Generally speaking, mindfulness practice has to be made accessible and relevant to different age groups. For children, it typically means making the practice briefer, less conceptual, more hands-on, more playful and interactive with others. For example, putting a little bear on a child’s belly to help observe the breath movements or having props like little windmill toy to observe the breath. Using imagery, music, and illustrations can be helpful as well (similar to introducing other subjects to kids). For teens, it helps to introduce mindfulness as something that’s relevant to what they are struggling with (peer relationships, school, strong emotions or self-acceptance). Again, having interactive, playful exercises and encouraging one’s own creativity is a key.
For adults, the training is typically more formal and involves discussions of mindfulness concepts, giving instruction for meditation and then dialoguing about the experience afterwards with others. For adults with ADHD, I generally have found that it helps to incorporate elements of training that you would typically think of with children or adolescents (playful, visual, briefer formal meditation, mindfulness in daily life, creating opportunities for movement) because a lot of adults with ADHD learn in a kinesthetic, visual way and even as adults continue to struggle with inattention and hyperactivity. And certainly, parents and children can practice mindfulness together. The parents are the natural teacher for the child and can model mindfulness to them (and sometimes it is the other way around, as kids can be very attuned to the present moment).
Could you explain the difference between meditation and mindfulness?
Mindfulness is a state of mind that can be strengthen by specific meditation practice; however not all meditation training is mindfulness. The meditation training used to develop mindfulness skills is often called open awareness meditation or, in the Buddhist context, Vipassana meditation. In addition, the word mindfulness can refer to a psychotherapy approach or a quality of a person so it is important to know how one is using the term.
What did you find in your research on adults and adolescents with ADHD and the practice of mindfulness (Zylowska et al. 2008)?
Together with my colleagues at the UCLA Mindfulness Research Center, I adapted mindfulness training for ADHD and tested it with a group of adults (n=24) and teens (n=8) with ADHD (3). Our pilot study showed significant pre to post-training improvements in self-reported symptoms of ADHD, anxiety, depression, and stress and these improvements continued 3-months after the training was completed. On cognitive tests given before and after the training, the participants had better performance on selected tests of attention and cognitive inhibition. In particular, we saw an improved ability to pay attention under distracting conditions. These results were very encouraging, however since our study did not have a control group, additional research is on-going to confirm these positive results. A recent controlled study by Australian researchers tested our program with 8 to 12 year old ADHD children and found similar improvements (4). A replication study with ADHD adults is also now being conducted at the Duke University.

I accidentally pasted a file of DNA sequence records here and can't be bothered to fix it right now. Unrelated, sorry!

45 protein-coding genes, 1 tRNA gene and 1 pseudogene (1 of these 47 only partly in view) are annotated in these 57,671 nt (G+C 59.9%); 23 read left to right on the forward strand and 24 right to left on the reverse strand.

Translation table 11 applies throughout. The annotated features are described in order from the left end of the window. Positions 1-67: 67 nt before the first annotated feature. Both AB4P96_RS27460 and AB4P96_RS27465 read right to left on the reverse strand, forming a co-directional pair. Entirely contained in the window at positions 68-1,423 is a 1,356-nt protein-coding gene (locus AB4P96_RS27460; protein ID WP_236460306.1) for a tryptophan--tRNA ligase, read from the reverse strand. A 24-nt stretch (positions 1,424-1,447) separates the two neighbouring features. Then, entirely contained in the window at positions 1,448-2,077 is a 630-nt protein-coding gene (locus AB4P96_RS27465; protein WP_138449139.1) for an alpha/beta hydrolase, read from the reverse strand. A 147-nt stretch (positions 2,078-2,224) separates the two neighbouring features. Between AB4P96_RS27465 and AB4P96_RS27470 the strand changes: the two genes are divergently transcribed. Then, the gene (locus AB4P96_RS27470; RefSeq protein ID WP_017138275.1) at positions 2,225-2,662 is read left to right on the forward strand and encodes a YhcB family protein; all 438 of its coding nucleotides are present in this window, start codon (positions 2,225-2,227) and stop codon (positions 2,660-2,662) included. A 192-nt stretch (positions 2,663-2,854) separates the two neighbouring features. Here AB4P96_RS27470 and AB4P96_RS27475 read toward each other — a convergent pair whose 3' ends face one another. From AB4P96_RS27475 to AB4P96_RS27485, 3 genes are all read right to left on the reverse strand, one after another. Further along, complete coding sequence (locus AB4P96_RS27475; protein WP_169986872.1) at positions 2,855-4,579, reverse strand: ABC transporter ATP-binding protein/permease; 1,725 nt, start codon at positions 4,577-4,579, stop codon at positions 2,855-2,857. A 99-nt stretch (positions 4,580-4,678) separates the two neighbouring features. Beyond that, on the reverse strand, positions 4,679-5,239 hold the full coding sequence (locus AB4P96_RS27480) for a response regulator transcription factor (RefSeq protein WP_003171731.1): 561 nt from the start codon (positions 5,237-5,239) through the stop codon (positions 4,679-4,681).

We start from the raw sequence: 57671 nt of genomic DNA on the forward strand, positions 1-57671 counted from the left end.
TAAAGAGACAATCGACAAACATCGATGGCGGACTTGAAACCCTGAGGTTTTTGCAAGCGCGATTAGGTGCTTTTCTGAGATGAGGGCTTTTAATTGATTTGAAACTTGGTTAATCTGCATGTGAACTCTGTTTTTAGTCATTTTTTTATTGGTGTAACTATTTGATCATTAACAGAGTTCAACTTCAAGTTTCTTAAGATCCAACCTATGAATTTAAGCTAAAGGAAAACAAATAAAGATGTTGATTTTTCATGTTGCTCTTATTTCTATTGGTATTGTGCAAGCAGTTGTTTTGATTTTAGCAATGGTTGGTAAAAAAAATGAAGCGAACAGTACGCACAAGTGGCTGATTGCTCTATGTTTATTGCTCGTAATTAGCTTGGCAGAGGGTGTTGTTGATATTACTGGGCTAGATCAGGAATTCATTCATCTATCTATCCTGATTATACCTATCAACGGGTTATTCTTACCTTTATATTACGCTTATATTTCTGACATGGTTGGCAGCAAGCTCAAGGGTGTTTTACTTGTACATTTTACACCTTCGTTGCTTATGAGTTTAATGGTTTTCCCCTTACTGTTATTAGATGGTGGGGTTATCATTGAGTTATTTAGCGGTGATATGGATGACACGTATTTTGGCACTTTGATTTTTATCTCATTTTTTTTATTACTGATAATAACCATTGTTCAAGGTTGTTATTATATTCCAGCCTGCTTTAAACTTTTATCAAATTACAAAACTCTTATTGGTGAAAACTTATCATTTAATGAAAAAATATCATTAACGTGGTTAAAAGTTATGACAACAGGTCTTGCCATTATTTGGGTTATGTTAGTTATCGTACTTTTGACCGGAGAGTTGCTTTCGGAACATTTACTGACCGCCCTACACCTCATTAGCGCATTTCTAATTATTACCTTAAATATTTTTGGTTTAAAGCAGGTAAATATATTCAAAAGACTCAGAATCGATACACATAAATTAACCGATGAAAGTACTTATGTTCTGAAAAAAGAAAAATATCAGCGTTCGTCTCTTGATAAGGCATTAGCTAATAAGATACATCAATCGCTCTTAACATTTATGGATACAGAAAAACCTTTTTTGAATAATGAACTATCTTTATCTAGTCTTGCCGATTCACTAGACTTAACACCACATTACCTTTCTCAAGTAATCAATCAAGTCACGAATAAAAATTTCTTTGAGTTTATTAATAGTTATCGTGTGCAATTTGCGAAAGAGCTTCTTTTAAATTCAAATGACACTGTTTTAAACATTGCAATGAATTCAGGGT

In "Step 3 Direct and Anchor Your Awareness: Mindfulness of Sound, Breath, and Body", in your book The Mindfulness Prescription for Adult ADHD, you use the acronym "STOP" to help people practice mindfulness in daily life. Could you explain what each of the letters in "STOP" stand for?
In the acronym S.T.O.P. each letter is a reminder to take a brief step:
S=Stop (or pause) for a moment
T= Take a deep breath
O =Observe mindfully in the moment (for example, you can notice more consciously your body sensations or what you are doing)
P=Proceed with relaxation and awareness.
The last step, Proceed, is also an invitation to utilize choice in your actions (for example, if you noticed being distracted or avoiding something, you can resolve to change that). Of course the change part is not always easy and often requires effort, by with practice (and sometimes together with medications or other ADHD tools) that choice can become easier.